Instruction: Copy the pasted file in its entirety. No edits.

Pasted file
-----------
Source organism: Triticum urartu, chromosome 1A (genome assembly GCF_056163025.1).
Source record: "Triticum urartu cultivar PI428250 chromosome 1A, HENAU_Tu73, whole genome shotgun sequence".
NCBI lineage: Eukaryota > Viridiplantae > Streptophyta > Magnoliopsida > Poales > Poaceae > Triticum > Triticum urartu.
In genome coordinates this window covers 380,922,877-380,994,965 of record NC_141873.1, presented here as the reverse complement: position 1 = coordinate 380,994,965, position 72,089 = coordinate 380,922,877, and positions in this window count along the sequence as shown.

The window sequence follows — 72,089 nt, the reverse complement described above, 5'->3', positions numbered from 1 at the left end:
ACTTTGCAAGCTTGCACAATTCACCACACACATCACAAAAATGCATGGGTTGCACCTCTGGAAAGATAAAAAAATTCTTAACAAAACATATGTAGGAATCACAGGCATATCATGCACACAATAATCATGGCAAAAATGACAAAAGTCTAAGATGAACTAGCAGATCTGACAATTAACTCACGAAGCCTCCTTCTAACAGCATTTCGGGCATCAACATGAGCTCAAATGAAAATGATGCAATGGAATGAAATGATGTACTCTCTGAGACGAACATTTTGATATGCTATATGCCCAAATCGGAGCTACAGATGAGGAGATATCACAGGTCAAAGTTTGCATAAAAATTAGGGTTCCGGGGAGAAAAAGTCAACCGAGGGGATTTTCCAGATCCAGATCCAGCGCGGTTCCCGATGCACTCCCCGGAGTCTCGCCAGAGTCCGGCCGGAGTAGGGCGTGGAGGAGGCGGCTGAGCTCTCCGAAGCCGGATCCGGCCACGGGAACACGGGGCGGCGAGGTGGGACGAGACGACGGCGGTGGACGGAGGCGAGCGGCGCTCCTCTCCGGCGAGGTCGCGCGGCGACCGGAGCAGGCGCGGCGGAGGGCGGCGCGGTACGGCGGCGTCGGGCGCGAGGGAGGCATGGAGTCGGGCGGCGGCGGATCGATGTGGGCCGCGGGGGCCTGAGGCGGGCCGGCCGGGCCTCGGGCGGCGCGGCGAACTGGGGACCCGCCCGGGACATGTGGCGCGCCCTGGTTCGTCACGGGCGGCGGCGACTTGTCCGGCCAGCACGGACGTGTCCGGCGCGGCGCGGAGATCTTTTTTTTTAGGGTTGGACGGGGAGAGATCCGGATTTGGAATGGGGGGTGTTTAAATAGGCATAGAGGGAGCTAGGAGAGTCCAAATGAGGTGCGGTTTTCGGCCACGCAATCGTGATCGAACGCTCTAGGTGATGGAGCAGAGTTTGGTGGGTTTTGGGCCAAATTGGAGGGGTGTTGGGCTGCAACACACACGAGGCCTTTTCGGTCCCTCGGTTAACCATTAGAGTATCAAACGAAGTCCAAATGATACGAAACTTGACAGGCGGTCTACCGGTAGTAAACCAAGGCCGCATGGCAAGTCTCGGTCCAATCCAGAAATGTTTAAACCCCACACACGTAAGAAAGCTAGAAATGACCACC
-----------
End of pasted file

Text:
Source organism: Triticum urartu, chromosome 1A (genome assembly GCF_056163025.1).
Source record: "Triticum urartu cultivar PI428250 chromosome 1A, HENAU_Tu73, whole genome shotgun sequence".
NCBI lineage: Eukaryota > Viridiplantae > Streptophyta > Magnoliopsida > Poales > Poaceae > Triticum > Triticum urartu.
In genome coordinates this window covers 380,922,877-380,994,965 of record NC_141873.1, presented here as the reverse complement: position 1 = coordinate 380,994,965, position 72,089 = coordinate 380,922,877, and positions in this window count along the sequence as shown.

The window sequence follows — 72,089 nt, the reverse complement described above, 5'->3', positions numbered from 1 at the left end:
ACTTTGCAAGCTTGCACAATTCACCACACACATCACAAAAATGCATGGGTTGCACCTCTGGAAAGATAAAAAAATTCTTAACAAAACATATGTAGGAATCACAGGCATATCATGCACACAATAATCATGGCAAAAATGACAAAAGTCTAAGATGAACTAGCAGATCTGACAATTAACTCACGAAGCCTCCTTCTAACAGCATTTCGGGCATCAACATGAGCTCAAATGAAAATGATGCAATGGAATGAAATGATGTACTCTCTGAGACGAACATTTTGATATGCTATATGCCCAAATCGGAGCTACAGATGAGGAGATATCACAGGTCAAAGTTTGCATAAAAATTAGGGTTCCGGGGAGAAAAAGTCAACCGAGGGGATTTTCCAGATCCAGATCCAGCGCGGTTCCCGATGCACTCCCCGGAGTCTCGCCAGAGTCCGGCCGGAGTAGGGCGTGGAGGAGGCGGCTGAGCTCTCCGAAGCCGGATCCGGCCACGGGAACACGGGGCGGCGAGGTGGGACGAGACGACGGCGGTGGACGGAGGCGAGCGGCGCTCCTCTCCGGCGAGGTCGCGCGGCGACCGGAGCAGGCGCGGCGGAGGGCGGCGCGGTACGGCGGCGTCGGGCGCGAGGGAGGCATGGAGTCGGGCGGCGGCGGATCGATGTGGGCCGCGGGGGCCTGAGGCGGGCCGGCCGGGCCTCGGGCGGCGCGGCGAACTGGGGACCCGCCCGGGACATGTGGCGCGCCCTGGTTCGTCACGGGCGGCGGCGACTTGTCCGGCCAGCACGGACGTGTCCGGCGCGGCGCGGAGATCTTTTTTTTTAGGGTTGGACGGGGAGAGATCCGGATTTGGAATGGGGGGTGTTTAAATAGGCATAGAGGGAGCTAGGAGAGTCCAAATGAGGTGCGGTTTTCGGCCACGCAATCGTGATCGAACGCTCTAGGTGATGGAGCAGAGTTTGGTGGGTTTTGGGCCAAATTGGAGGGGTGTTGGGCTGCAACACACACGAGGCCTTTTCGGTCCCTCGGTTAACCATTAGAGTATCAAACGAAGTCCAAATGATACGAAACTTGACAGGCGGTCTACCGGTAGTAAACCAAGGCCGCATGGCAAGTCTCGGTCCAATCCAGAAATGTTTAAACCCCACACACGTAAGAAAGCTAGAAATGACCACC